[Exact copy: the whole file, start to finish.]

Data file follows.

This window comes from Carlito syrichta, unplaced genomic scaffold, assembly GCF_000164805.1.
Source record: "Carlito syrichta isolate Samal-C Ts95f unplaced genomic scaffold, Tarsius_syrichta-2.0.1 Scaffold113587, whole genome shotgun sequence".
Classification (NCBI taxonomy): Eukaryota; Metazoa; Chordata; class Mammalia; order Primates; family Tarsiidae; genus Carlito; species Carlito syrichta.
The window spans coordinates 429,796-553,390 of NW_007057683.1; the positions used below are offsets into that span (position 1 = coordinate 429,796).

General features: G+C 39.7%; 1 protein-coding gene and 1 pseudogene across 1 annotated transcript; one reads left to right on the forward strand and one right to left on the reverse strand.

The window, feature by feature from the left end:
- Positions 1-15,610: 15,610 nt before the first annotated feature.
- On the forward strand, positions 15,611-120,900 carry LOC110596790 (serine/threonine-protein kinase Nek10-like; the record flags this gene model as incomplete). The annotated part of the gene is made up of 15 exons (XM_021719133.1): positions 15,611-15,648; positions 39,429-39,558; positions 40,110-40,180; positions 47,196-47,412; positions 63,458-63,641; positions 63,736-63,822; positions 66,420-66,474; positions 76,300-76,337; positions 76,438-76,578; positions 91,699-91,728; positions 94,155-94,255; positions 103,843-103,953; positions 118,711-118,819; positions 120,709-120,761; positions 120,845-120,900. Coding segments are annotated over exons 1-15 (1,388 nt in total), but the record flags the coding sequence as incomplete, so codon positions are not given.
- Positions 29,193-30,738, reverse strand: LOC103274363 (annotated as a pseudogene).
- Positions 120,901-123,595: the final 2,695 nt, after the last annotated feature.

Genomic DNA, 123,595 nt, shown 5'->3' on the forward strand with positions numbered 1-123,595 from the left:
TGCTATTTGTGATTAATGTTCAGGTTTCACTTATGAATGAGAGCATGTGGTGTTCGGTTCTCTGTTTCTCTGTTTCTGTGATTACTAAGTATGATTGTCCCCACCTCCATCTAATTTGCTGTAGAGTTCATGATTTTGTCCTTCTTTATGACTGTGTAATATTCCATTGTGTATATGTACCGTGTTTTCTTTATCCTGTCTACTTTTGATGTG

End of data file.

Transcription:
This window comes from Carlito syrichta, unplaced genomic scaffold, assembly GCF_000164805.1.
Source record: "Carlito syrichta isolate Samal-C Ts95f unplaced genomic scaffold, Tarsius_syrichta-2.0.1 Scaffold113587, whole genome shotgun sequence".
Classification (NCBI taxonomy): Eukaryota; Metazoa; Chordata; class Mammalia; order Primates; family Tarsiidae; genus Carlito; species Carlito syrichta.
The window spans coordinates 429,796-553,390 of NW_007057683.1; the positions used below are offsets into that span (position 1 = coordinate 429,796).

General features: G+C 39.7%; 1 protein-coding gene and 1 pseudogene across 1 annotated transcript; one reads left to right on the forward strand and one right to left on the reverse strand.

The window, feature by feature from the left end:
- Positions 1-15,610: 15,610 nt before the first annotated feature.
- On the forward strand, positions 15,611-120,900 carry LOC110596790 (serine/threonine-protein kinase Nek10-like; the record flags this gene model as incomplete). The annotated part of the gene is made up of 15 exons (XM_021719133.1): positions 15,611-15,648; positions 39,429-39,558; positions 40,110-40,180; positions 47,196-47,412; positions 63,458-63,641; positions 63,736-63,822; positions 66,420-66,474; positions 76,300-76,337; positions 76,438-76,578; positions 91,699-91,728; positions 94,155-94,255; positions 103,843-103,953; positions 118,711-118,819; positions 120,709-120,761; positions 120,845-120,900. Coding segments are annotated over exons 1-15 (1,388 nt in total), but the record flags the coding sequence as incomplete, so codon positions are not given.
- Positions 29,193-30,738, reverse strand: LOC103274363 (annotated as a pseudogene).
- Positions 120,901-123,595: the final 2,695 nt, after the last annotated feature.

Genomic DNA, 123,595 nt, shown 5'->3' on the forward strand with positions numbered 1-123,595 from the left:
TGCTATTTGTGATTAATGTTCAGGTTTCACTTATGAATGAGAGCATGTGGTGTTCGGTTCTCTGTTTCTCTGTTTCTGTGATTACTAAGTATGATTGTCCCCACCTCCATCTAATTTGCTGTAGAGTTCATGATTTTGTCCTTCTTTATGACTGTGTAATATTCCATTGTGTATATGTACCGTGTTTTCTTTATCCTGTCTACTTTTGATGTG